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Fourth World Fashion: The Costume History of Darkseid

This week, we got our first look at the New 52 version of one of the greatest villains in comics history, Darkseid. The unquestioned master of Apokolips only appears in shadows in the new Justice League #3 itself, but he’s going to be rocking an all-new costume that’s far more complex than his old look. I have to say, as a fan of Kirby’s designs in general and Darkseid’s fetching navy blue minidress in particular, the new design has left me a little underwhelmed. That’s why today, ComicsAlliance is taking a close look at the new design for one of the greatest super-villains of all time as we go through the history of Darkseid’s Fourth World Fashions!As originally envisioned by Jack Kirby, Darkseid’s outfit — seen here in the King’s Hunger Dogs graphic novel — was a model of simplicity:

The simple sleeveless tunic is offset by the silver belt, which — oh, who am I kidding? That thing is a miniskirt.

But that’s what so awesome about Darkseid! He’s the all-powerful god of evil who lives in space and once had an entire planet reshaped into the likeness of his own head so that he could cruise around the galaxy in style. Not only does he not need a lot of flash to his outfit to convey that he’s a ruthless monster, he doesn’t even need pants. Just belt that sucker to define his waist and he is ready to grind the universe beneath the heel of his thigh-high patent leather boots.

Of course, Lee’s take on Darkseid isn’t the first time that he’s been redesigned. The most common tweak was one that Kirby himself often used, replacing the skirt with more traditionally super-heroic trunks. In 1998′s Grant Morrison and Howard Porter’s “Rock of Ages” storyline in JLA, the Darkseid of a dystopian future showed up with a few changes:

The most obvious change is the switch from the original blue to the all-black-everything style that reflects his darker future, but there’s one other notable addition. The Omega symbol, long identified with Darkseid due to the “Omega Effect” that he uses against his enemies, has been incorporated into his design in the form of a chin-piece.

Other than that, everything has remained the same, giving us the opportunity to imagine the grim horror of a future filled with Darkseid upskirt shots.

In Final Crisis, Morrison and J.G. Jones had another shot at the redesign:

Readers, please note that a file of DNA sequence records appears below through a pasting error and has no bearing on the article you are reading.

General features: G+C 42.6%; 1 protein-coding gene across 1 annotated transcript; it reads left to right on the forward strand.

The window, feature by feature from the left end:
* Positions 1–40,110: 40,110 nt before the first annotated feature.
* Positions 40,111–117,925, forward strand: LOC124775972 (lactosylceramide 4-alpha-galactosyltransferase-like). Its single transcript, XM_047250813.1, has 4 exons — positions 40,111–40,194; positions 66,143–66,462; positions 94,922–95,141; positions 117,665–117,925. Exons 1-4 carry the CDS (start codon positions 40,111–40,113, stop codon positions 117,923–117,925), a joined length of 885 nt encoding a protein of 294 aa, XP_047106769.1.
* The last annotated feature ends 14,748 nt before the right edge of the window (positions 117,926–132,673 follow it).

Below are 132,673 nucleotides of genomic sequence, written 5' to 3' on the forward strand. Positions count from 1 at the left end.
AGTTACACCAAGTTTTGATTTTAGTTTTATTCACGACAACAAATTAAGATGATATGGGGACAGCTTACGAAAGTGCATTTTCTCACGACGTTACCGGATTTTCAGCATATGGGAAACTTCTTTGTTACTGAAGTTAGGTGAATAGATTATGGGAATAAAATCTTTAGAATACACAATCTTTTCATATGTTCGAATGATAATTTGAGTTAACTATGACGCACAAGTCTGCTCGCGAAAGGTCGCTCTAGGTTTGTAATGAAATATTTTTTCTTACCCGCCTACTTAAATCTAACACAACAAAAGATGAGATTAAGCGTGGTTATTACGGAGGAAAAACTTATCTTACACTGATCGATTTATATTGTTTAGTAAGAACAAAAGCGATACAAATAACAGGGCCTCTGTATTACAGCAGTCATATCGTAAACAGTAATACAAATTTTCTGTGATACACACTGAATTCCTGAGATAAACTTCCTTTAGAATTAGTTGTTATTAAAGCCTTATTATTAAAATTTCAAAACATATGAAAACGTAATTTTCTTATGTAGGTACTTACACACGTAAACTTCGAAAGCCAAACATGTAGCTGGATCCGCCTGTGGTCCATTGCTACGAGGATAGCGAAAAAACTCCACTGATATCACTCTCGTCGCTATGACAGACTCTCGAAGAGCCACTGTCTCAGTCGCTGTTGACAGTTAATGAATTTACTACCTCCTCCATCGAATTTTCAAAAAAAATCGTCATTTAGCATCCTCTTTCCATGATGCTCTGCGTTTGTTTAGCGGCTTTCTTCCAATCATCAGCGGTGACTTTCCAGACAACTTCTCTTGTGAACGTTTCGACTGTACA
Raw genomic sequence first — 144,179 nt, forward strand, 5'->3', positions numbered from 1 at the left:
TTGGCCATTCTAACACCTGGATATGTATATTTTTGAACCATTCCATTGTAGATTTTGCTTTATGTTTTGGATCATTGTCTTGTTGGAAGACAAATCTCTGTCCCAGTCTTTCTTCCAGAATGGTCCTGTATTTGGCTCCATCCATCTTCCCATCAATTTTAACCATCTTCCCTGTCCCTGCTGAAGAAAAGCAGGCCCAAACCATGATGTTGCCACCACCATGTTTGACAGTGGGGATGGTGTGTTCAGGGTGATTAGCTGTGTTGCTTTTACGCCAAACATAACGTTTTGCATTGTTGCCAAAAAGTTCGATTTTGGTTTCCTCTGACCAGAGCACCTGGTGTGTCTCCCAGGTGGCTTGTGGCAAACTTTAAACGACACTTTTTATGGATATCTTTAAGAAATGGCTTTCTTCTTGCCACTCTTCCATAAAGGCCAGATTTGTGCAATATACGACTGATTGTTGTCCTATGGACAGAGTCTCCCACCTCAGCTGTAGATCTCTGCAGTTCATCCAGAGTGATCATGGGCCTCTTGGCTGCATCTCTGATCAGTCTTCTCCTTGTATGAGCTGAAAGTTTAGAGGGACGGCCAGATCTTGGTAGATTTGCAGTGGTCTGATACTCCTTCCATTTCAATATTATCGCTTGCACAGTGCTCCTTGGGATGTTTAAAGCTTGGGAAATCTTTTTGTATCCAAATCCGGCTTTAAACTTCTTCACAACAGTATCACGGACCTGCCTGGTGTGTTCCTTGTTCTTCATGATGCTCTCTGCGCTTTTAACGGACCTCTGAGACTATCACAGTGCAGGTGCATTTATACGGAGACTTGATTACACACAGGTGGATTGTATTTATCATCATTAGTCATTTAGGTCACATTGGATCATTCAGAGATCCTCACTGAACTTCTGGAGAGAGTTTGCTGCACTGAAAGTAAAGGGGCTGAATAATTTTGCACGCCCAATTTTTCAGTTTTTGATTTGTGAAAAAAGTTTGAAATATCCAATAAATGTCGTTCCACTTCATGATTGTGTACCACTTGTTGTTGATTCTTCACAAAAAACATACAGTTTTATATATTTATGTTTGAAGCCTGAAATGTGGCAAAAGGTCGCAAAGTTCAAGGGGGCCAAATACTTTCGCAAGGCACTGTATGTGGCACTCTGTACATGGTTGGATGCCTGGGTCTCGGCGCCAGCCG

The design in the Final Crisis sketchbook showed a Darkseid with a glowing Omega symbol on his chest and gloves, but the version seen in the comic is focused on the transition as the human Dan Turpin becomes the host for the god of evil. The main distinction that he has here — aside from shirtlessness — comes from a pair of knee braces that were undoubtedly added to evoke the ruthlessness of the Texas Rattlesnake, “Stone Cold” Steve Austin.

Which brings us to today, and the redesign we’ll be seeing in Justice League:

Aside from the helmet — which, in the context of the other New 52 costumes, looks like a high collar that somehow manages to go all the way up to his bottom lip — the new suit is a complete redesign, and rather than the simplicity of the original, this thing is busy.

The tunic has been tossed, and while I can sort of understand why — if you can’t handle having a dude wearing trunks because people won’t stop referring to it as underwear, there’s no way you want your Final Boss Bad Guy to be running around in a miniskirt — I’m not sure that replacing it with what appears to be super-tight black PVC is really going to change things all that much. There have been symbols added too: an upside-down Omega on the chest that’s framing either a jewel of sinister power or some kind of satanic Pop-O-Matic bubble, and a U in place of a belt buckle, presumably for Uxas, Darkseid’s real name.

The most distinctive new element, though, is the fact that Darkseid now has a set of ceramic football shoulder pads, because, you know, why not? After all, that’s a style that has a long and proud history in comics — don’t even act like you don’t have font memories of Iron Man’s football pad armor from when it showed up in Marvel vs. Capcom 2.

But in the end, it’s just too much. It might be the perfect example of the same trend to overdesign things that’s hit the rest of DC’s heroes, gilding the lily of great costumes by adding seams and kneepads and armor to characters, complicating designs that were so good because of their simplicity. I’m a guy who likes Darkseid a lot, so I’ll admit to being attached to the design created by the man that I think of as the single greatest creator in comics history, but this just doesn’t look like Darkseid to me. It looks like a Darkseid action figure that I would’ve gotten as a kid and immediately stripped of his goofy Total Justice accessories to get to the “real” version underneath.

What do you think of Darkseid’s new costume?

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